On that day I was 12 year old boy, visiting my Great-Grandfather for what was the last time in Bull’s Gap Tennessee. We had stopped to see him on our trip from Ft. Bragg in North Carolina to Ft. Wainwright in Alaska where my father was due to be stationed.
My Great Grandfather was 98 and a long retired railroad engineer; frail and recovering from a broken hip and emphysema. He used a walker and like Hugh Hefner wore PJ’s all day, I guess he had earned that.
He was one of those who drove steam locomotives most of his life, with those lonesome whistles that would Doppler through the quiet mountain valleys and open plains sometimes in the night. I haven’t heard that sound in years, it’s a thing of the past — a sound that carried across the nation and helped build our country but one that was plaintive – whenever you heard it at a distance you thought of some bereaved banshee wailing for a ghostly lover. By time he retired most of the main lines had replaced their steam engines with Diesel electric so he had driven them as well, and in the late sixties and early seventies even the back-country railroads had replaced their steam engines.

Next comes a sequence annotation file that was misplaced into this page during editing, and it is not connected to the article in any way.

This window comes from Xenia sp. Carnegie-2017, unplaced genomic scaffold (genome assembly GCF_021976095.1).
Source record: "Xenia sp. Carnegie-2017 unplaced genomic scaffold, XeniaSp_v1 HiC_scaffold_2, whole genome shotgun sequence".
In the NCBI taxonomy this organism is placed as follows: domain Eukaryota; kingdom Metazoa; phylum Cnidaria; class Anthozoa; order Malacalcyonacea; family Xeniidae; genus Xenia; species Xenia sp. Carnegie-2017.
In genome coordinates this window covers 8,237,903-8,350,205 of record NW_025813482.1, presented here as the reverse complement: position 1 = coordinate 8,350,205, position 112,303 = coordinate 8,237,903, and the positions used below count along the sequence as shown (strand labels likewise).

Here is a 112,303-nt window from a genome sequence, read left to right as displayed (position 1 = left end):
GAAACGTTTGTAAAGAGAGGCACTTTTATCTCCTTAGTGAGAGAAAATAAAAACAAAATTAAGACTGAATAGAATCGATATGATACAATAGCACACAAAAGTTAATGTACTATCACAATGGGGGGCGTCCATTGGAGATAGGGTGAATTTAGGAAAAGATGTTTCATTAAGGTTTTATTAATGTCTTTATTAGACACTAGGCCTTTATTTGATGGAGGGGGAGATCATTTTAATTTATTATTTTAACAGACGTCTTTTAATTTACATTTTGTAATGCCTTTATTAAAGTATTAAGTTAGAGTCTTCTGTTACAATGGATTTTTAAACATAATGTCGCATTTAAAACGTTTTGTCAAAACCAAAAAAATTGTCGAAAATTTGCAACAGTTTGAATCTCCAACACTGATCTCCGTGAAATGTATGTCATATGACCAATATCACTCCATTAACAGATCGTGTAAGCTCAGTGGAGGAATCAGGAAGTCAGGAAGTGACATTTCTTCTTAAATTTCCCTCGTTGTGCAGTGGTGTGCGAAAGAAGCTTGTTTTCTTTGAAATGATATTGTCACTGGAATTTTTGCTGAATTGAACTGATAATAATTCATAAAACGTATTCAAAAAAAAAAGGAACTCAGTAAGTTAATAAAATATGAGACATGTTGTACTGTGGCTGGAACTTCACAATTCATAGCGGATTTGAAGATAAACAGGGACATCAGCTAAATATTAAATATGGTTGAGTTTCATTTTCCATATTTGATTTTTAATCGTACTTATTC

The world was still black and white then, most periodicals and Televisions were anyway, even though color magazines and televisions had been around a while they were still considered luxuries by the average person. Even magazines that had color photographs were still mostly black and white, the exceptions were Look and Life, as well as National Geographic.
Six years earlier President Kennedy had been assassinated, and a year earlier the Viet Nam war peaked with the Tet Offensive. In Woodstock NY, some were preparing for a concert.
I watched the landing as Walter Conkrite narrated and didn’t realize that I was watching one of the greatest achievements of mankind that would occur in my lifetime. I assumed that Mars would quickly follow the moon landing. My great grandfather didn’t believe it… he thought that they must be faking it somehow.. At bedtime I slept in the smoking porch, smelling the stale patina of years of cigars, and looked out at the moon that was crescent and waxing towards half and… for the first time really had men on it. As I nodded off somewhere in a far off valley a steam whistle wailed.